Co-authored by Lauri Myllyvirta, Greenpeace International
Yesterday news broke that Chinese authorities scrapped a huge proposed coal plant over environment and air pollution concerns. No need to do a double take, it's true. The world's largest coal consumer, home to a potential coal bubble, just shelved an enormous coal project over pollution concerns. This news comes just days after headlines screamed that coal use is up 50 percent globally. It looks like our Chinese friends responded by underscoring that local communities fed up with dealing with the deadly pollution can, when provoked, be an even more powerful force than the coal industry.
First, let's put this in perspective. In Europe or the U.S., a huge 2,000-megawatt coal power project (roughly the size of four average U.S. coal plants) next to a megacity of 10 million, would top the list of polluting power plant proposals and attract intense scrutiny. In China, which has continued to add an equivalent amount of capacity every few weeks, permitting a project like this half a year ago was still business as usual. It's what happened after the projects preparatory work got underway that bent the arc of history in China.
The 2,000-megawatt power plant was planned on the coast of South China Sea, 50 kilometers from the megacities of Shenzhen, population 10 million, and Hong Kong, population 7 million. Greenpeace estimated that the new power plant would cause 1,700 premature deaths over its operating life, despite being fitted with state-of-the-art SO2, NOx and particulate filters.
With the terrible air pollution in the Pearl River Delta region around Hong Kong drawing increasing public ire, and recent air pollution episodes still fresh in people's memory, the project faced a thunderstorm of public opinion. Remember this is a public that has woken up to the damage coal causes by living through 'Airpocalypse.' They are now recognizing that coal-burning is the main cause of China's severe air pollution problem and they're not happy about it.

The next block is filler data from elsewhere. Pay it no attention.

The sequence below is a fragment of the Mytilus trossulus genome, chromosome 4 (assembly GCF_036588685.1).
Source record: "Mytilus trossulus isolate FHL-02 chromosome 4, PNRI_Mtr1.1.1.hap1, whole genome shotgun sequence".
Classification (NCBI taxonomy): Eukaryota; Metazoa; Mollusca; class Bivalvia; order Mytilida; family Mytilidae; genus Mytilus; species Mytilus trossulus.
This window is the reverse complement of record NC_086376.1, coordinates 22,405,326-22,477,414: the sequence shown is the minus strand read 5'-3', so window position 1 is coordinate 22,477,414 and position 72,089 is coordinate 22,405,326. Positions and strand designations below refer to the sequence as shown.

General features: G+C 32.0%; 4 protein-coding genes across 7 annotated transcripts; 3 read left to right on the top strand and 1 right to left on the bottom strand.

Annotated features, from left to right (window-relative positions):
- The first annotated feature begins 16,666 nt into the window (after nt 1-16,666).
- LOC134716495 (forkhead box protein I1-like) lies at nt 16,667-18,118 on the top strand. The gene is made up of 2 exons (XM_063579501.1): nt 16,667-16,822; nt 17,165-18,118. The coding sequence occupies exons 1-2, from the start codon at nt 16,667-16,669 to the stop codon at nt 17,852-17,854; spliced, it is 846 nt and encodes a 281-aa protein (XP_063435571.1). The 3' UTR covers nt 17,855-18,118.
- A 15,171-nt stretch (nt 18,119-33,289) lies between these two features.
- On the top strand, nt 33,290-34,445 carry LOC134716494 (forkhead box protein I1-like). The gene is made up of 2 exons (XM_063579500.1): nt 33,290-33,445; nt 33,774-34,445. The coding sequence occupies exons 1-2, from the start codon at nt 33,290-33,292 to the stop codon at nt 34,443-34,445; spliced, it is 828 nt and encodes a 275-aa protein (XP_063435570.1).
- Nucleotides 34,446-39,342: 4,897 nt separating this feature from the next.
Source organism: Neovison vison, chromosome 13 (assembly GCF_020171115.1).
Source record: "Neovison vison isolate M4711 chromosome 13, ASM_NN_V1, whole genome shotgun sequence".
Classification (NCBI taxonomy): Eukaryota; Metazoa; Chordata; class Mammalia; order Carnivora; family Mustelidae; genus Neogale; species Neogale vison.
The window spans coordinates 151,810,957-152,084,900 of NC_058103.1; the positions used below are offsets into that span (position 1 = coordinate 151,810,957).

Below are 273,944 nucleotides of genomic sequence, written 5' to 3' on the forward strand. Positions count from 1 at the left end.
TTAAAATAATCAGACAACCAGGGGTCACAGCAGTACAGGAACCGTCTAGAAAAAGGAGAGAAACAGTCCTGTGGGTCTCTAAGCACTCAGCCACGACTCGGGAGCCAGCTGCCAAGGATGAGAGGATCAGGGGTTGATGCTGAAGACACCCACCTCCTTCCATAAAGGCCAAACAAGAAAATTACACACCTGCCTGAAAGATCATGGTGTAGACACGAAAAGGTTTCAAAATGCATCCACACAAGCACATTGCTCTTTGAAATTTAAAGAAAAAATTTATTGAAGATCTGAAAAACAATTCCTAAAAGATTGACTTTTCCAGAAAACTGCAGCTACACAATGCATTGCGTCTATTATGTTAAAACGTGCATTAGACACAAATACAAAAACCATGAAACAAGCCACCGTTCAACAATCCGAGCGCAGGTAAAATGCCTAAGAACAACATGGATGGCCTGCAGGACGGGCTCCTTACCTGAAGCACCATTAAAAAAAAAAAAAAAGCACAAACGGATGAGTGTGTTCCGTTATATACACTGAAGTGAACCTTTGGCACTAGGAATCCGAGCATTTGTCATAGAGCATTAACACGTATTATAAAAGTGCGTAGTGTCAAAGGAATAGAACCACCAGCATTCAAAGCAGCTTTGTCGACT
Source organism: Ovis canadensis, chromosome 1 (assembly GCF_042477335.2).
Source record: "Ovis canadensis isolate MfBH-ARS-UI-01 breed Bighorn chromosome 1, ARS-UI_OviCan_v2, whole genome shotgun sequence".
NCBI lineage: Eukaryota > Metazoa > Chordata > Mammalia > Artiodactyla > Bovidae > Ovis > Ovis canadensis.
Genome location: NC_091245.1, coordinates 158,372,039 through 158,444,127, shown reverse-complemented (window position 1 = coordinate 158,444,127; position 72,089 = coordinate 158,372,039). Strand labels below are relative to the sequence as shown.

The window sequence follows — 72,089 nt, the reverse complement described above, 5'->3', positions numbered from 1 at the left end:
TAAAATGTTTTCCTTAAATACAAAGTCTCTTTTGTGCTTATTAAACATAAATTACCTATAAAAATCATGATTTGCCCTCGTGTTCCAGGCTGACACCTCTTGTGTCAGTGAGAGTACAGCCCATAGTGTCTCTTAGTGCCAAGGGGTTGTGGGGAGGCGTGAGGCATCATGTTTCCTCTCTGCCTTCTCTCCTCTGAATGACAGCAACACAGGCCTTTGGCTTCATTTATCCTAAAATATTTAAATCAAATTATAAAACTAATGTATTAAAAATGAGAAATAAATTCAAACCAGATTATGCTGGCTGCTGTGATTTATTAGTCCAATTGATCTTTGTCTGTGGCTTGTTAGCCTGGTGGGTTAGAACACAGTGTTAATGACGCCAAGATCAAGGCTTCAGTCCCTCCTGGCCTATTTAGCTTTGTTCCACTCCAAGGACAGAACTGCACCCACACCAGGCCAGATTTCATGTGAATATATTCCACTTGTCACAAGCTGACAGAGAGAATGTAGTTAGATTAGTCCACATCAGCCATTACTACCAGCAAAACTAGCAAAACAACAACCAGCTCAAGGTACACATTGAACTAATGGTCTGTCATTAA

Following criticism in social media and traditional media, 43 members of the city's People's Congress petitioned the administration to cancel the project and not to allow the construction of any new coal-fired power plant anywhere within the city's borders. The administration reacted only a few weeks later, asking the power company to stop the power plant construction. And just like that, local citizens halted an enormous coal plant.
What makes this case unique is that while power plants and other industrial projects regularly face opposition because of land and water issues, this is the first project that has been cancelled mainly on the basis of concerns about air pollution. China has made astonishing progress in installing filters in its massive coal-fired power plant fleet. However, what has been gained through improvements in end-of-pipe controls has been offset by the doubling of coal burning over the past decade. The gains from new air pollution regulation being squandered by expansion of coal burning was a key argument against the power plant project in Shenzhen. Nearby Guangdong still has a large pipeline of new coal-fired power plant projects, but the public concern on air pollution and pressure to stem coal use will make these increasingly unlikely to be implemented now as well.
There is increasing recognition that the air pollution crisis cannot be solved without putting brakes on coal consumption. For Chinese citizens -- for citizens around the world for that matter -- that news, and the steps average citizens are taking because of it, is really, really good. Take a moment and let it sink in. When we look back this may well be a watershed moment in our efforts to address air pollution and finally turn the tide in the fight against climate change.